"The opportunity to perhaps go to a College Football Playoff access bowl, that’s very significant, a game-changer for us," Hamrick said. "It would be huge for our entire program to be able to play in a New Year’s Eve or New Year’s Day bowl. That’s never happened before quite like this."

He’s right. The Herd’s only New Year’s Day bowl was the program’s first – a Jan. 1, 1948 loss to Catawba in the Tangerine Bowl.

"It’s the exposure, and in one of those six Playoff bowls, you’re a top 12 team in those bowls," Hamrick added. "The financial ramifications and the exposure are significant."

How significant?

Well, Conference USA received about $2.9 million in Bowl Championship Series revenue for 2013, the final BCS season.

"First off, I’d say the amount of revenue (for the Group of Five leagues) through the College Football Playoff is significantly more than it was in the BCS – three or four times as much," Banowsky said. "The base is bigger, and everyone’s share will be bigger."

The Group of Five conferences (C-USA, AAC, Mountain West, Sun Belt, Mid-American) are splitting upwards of $80 million.

There’s a three-pronged distribution plan for those conferences via the CFP. First, the conferences split $60 million equally. The next $15 million is divided based upon overall conference performance (via computer rankings), one through five.

Conference USA currently is ranked No. 3, Hamrick said, behind the AAC and Mountain West, so that would bring C-USA another $ million.

Banowsky said C-USA "conservatively" budgeted $12 million for those two revenue streams. It’s obvious the conference will receive more than that.

That revenue is split among the 14 C-USA schools – yes, Charlotte is included, although it isn’t playing C-USA football until 2015. So, let’s say the C-USA total for those two streams would be $15 million. That’s $1.07 million per school.

If Marshall goes 13-0 and gets the nod from the CFP Selection Committee as the top-ranked Group of Five team, then another $6 million comes into play – and that’s revenue that only the conference with the participating access bowl team receives.

"That’s not included in our budget," the commissioner said. "We didn’t budget with the (premise) of having a team (in an access bowl)."

From that $6 million base, the Herd would get to retain $1.2 million off the top.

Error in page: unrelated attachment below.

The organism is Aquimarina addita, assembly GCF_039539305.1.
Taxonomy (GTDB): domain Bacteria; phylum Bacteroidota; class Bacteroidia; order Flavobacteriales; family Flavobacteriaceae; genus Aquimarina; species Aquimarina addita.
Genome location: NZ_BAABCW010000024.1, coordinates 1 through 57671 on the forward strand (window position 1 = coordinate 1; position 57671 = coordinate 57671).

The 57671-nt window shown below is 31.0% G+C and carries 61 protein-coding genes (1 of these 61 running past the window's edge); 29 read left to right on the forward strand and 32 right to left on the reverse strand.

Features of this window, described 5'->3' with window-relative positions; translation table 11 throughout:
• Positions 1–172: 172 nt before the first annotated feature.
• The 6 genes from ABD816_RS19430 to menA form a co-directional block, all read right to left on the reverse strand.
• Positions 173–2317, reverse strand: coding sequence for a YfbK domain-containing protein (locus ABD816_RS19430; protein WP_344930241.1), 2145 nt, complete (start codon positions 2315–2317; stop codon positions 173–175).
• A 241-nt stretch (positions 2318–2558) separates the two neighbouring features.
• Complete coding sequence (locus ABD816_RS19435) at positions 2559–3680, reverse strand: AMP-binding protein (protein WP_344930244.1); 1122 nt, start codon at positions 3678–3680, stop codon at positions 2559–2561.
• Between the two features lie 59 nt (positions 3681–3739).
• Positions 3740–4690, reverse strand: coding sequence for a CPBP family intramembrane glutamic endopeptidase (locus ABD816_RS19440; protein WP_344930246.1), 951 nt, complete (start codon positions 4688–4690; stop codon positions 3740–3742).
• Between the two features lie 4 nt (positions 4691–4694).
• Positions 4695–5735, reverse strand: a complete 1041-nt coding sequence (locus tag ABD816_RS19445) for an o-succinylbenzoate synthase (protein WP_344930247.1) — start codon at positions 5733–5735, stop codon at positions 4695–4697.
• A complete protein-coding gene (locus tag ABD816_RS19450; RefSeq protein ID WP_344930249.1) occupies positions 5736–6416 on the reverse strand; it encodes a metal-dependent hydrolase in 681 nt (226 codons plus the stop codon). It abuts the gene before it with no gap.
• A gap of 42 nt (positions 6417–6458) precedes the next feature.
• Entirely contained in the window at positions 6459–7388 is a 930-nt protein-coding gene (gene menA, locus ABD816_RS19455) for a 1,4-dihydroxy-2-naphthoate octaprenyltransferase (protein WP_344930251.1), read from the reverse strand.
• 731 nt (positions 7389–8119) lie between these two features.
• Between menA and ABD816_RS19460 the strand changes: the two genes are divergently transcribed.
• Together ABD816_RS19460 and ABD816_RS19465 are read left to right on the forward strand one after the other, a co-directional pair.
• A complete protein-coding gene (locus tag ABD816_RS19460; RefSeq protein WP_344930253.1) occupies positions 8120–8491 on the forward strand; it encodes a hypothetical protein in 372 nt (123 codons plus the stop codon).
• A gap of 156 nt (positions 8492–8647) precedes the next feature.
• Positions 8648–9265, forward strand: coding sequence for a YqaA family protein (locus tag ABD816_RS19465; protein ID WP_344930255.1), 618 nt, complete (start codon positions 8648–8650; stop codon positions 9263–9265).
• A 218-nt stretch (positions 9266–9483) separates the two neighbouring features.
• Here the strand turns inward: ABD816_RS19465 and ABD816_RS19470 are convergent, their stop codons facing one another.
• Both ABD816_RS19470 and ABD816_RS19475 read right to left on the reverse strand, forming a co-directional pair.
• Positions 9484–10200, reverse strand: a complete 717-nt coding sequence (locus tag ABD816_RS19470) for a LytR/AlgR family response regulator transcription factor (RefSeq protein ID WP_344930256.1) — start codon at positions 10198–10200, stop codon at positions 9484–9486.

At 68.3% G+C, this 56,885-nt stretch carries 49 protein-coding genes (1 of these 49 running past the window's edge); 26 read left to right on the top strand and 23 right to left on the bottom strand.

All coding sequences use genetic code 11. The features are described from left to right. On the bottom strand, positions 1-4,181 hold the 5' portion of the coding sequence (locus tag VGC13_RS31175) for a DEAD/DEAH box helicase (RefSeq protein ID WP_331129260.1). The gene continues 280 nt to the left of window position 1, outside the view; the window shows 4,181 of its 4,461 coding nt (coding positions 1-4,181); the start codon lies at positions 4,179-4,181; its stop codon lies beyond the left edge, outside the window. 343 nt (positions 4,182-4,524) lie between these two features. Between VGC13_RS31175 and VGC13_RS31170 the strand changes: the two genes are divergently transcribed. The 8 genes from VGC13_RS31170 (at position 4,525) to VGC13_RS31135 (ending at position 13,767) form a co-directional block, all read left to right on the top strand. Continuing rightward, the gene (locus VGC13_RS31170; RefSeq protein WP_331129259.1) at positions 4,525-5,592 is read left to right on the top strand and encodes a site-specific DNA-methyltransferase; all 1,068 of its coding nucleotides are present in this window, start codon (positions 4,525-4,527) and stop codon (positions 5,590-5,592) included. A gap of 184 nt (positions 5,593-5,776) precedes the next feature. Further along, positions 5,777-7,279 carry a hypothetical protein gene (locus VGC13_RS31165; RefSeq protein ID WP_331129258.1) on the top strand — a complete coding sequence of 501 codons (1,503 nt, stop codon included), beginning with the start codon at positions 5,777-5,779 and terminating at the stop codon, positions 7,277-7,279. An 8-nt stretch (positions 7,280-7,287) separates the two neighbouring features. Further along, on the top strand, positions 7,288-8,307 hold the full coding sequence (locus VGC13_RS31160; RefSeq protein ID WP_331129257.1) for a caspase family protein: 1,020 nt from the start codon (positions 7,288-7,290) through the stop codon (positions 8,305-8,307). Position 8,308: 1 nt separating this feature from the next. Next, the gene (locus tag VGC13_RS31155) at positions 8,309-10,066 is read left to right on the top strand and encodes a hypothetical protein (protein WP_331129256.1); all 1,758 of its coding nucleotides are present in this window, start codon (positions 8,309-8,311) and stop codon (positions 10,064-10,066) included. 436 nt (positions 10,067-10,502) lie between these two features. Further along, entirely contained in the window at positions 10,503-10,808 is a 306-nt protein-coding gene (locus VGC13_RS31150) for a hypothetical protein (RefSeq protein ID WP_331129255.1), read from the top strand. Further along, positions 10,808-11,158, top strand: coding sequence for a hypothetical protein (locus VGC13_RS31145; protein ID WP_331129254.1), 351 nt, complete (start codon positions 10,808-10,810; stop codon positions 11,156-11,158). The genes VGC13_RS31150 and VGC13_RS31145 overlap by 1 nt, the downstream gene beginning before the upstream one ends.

"We would expense Marshall’s trip to the bowl," Banowsky said. "Everything left over goes into a pool and is split."

Hamrick said it’s a 16-way split. The participating team receives two shares, with the other 13 C-USA members and the conference office receiving one share.

If Marshall’s expenses are $1.5 million – the Peach Bowl, for example has teams in Atlanta from Christmas night through the Dec. 31 game – that would leave about $206,000 per share.

In addition, Marshall would get to retain up to $2 million from the Herd’s own ticket sales to the bowl.

So, if you do that math, the Herd could be looking at CFP and access bowl revenue in the $2.9 million neighborhood (or more, if those expenses are less), even before you start counting those ticket sales toward an additional potential $2 million.

It’s up to Holliday’s Herd to finish the deal. And if it happens, it will be another "feel good" story for Conference USA in the second year after a second realignment.

"When we went through realignment two times ago (after the 2004-05 school year), we lost Cincinnati and Louisville (and USF) and the feeling was we were kind of down," Banowsky said. "Then, we had Memphis step up and go to the Final Four (in ’08, losing the title game to Kansas).

"We went through realignment again (losing seven members) and now we have Marshall having a great season. Having a bell cow like Marshall this season is big for us. It’s cool. It’s a great opportunity for the conference."